Broken pipes cause waterfall in Kewaskum Middle School

Pipes could be fixed if referendum passes
Posted at 6:44 PM, Oct 28, 2016
and last updated 2016-10-28 19:44:28-04
A water leak at a Kewaskum school exposed problems with old pipes at multiple schools. 
Lunchtime at Kewaskum Middle School turned into a scary sight for students and teachers Wednesday as water poured through a light fixture. 
At first, the district was worried the leak came from the roof since it happened on a rainy day. They soon found out in was the water pipes, many of which are rotted. Hours later, a video of the incident was shared on Facebook and seen by people across town. 
"If that’s really what’s happening on an every day basis I can’t imagine what else is going on,” said resident Sue Bachaus. 
"I was here when they built that and it was a mistake,” said retired teacher Larry Ammel. 
The district said the problems have arisen because of the type of pipes installed back in 1972.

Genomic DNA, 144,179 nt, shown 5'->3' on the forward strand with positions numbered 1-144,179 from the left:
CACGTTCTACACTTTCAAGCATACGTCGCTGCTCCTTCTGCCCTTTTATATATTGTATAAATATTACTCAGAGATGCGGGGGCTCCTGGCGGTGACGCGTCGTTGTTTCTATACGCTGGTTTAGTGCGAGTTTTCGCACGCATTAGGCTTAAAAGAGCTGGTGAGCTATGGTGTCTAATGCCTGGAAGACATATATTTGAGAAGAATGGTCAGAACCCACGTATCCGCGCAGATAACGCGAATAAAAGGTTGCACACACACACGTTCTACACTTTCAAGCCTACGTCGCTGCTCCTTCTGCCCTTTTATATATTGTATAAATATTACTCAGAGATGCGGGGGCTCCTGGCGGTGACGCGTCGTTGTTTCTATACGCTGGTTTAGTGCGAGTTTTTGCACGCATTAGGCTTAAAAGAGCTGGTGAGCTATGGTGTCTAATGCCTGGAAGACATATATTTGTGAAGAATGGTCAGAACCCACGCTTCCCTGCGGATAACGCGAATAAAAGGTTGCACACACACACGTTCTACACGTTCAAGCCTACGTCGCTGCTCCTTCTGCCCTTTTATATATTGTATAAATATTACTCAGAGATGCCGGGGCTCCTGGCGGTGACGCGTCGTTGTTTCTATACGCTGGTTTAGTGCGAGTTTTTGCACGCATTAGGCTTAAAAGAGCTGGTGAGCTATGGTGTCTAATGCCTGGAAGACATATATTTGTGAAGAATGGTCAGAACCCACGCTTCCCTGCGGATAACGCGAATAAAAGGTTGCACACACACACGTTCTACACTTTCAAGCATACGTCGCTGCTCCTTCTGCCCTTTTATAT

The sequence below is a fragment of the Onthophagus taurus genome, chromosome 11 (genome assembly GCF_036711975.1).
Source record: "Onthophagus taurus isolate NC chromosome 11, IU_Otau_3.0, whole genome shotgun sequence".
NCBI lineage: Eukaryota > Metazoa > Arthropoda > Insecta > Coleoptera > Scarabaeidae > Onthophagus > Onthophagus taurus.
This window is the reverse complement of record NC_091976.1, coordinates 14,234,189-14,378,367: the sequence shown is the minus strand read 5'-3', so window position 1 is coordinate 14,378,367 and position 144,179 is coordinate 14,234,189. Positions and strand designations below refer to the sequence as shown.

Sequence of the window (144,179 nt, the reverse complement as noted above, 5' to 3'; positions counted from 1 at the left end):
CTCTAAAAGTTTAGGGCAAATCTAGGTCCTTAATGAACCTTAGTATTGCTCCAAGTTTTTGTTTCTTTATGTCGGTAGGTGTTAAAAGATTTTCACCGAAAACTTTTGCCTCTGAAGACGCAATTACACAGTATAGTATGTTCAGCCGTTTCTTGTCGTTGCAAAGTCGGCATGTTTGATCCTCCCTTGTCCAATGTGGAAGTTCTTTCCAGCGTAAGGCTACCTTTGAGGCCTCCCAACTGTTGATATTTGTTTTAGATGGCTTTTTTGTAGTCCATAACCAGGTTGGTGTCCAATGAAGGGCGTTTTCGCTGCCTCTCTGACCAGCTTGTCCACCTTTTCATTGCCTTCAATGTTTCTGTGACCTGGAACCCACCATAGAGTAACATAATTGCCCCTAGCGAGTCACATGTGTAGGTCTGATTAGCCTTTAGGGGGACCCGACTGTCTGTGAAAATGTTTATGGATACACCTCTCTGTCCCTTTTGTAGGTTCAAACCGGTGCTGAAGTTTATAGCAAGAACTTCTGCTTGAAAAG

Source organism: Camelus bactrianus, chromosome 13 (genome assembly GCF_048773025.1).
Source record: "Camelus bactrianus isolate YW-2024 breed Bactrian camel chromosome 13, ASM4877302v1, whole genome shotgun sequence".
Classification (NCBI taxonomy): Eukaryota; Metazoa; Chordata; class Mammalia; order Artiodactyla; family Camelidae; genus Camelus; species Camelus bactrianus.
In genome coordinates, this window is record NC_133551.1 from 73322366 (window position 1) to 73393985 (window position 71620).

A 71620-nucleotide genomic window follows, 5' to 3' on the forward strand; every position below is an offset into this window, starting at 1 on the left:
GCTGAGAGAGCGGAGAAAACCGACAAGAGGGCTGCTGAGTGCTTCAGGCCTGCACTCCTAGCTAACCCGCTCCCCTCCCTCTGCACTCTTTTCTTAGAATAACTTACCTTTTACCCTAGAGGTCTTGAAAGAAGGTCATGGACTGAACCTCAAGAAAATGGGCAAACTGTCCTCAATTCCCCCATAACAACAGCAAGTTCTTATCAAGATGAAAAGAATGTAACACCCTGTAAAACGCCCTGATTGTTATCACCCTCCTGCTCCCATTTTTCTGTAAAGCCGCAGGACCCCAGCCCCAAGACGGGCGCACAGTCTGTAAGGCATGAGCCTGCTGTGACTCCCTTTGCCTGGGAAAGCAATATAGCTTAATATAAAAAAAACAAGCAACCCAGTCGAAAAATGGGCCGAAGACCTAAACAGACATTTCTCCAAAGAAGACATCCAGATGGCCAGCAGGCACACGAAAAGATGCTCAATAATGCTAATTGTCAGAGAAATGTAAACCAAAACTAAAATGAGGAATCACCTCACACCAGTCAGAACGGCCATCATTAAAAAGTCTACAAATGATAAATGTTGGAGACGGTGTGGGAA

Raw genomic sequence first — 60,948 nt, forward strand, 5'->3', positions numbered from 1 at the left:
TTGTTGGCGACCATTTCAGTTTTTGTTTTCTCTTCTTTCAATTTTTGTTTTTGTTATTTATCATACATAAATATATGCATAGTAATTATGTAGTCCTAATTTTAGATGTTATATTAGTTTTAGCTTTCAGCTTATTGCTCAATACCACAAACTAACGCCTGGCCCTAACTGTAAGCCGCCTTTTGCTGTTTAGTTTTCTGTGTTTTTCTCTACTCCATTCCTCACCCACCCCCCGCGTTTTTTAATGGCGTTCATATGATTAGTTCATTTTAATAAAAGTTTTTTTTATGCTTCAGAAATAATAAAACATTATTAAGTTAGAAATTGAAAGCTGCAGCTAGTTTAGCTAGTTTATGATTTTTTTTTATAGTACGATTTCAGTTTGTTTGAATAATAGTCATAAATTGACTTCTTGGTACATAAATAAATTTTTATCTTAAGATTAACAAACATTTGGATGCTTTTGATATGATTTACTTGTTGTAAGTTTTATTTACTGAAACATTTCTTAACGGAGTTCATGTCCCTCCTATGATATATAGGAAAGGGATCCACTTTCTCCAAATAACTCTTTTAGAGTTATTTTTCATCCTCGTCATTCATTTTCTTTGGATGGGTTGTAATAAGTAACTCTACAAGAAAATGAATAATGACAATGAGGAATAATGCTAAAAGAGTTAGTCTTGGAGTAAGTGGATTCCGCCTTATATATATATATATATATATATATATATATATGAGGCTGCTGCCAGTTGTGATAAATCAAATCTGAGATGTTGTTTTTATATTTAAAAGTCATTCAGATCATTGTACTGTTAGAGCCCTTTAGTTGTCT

“Now all of those galvanized pipes are starting to rot away and that’s what caused the leak,” said Kewaskum Schools Superintendent Jim Smasal. 
Smasal said the pipes need to be replaced with copper. A proposal to do so is a part of a recent referendum to go before voters in the district. Small said unfortunately that’s just the beginning of the issues. 
“The chillers, the boilers, the things that make up the HVAC system,” he said. 
Altogether, the $28 million referendum would fall on taxpayers, breaking down to $19 every year for $100,000 worth of property. 
"The biggest concern is that these issues do not go away,” he said.
With 11 days until voters decide at the polls, some residents are at odds about the additional taxes for school repairs. 
"I would think that hopefully our tax dollars had been used to make sure that the upkeep was being taken care of prior to things deteriorating this bad,” Daniel Butzke said. 
"They’re our future, they need a place to study and feel safe in,” countered Bachaus. "I’m sure they didn’t feel safe with the water coming through the ceilings." 
Out of the $28 million referendum proposal, $15 to $20 million would go toward repairs at the middle school and high school.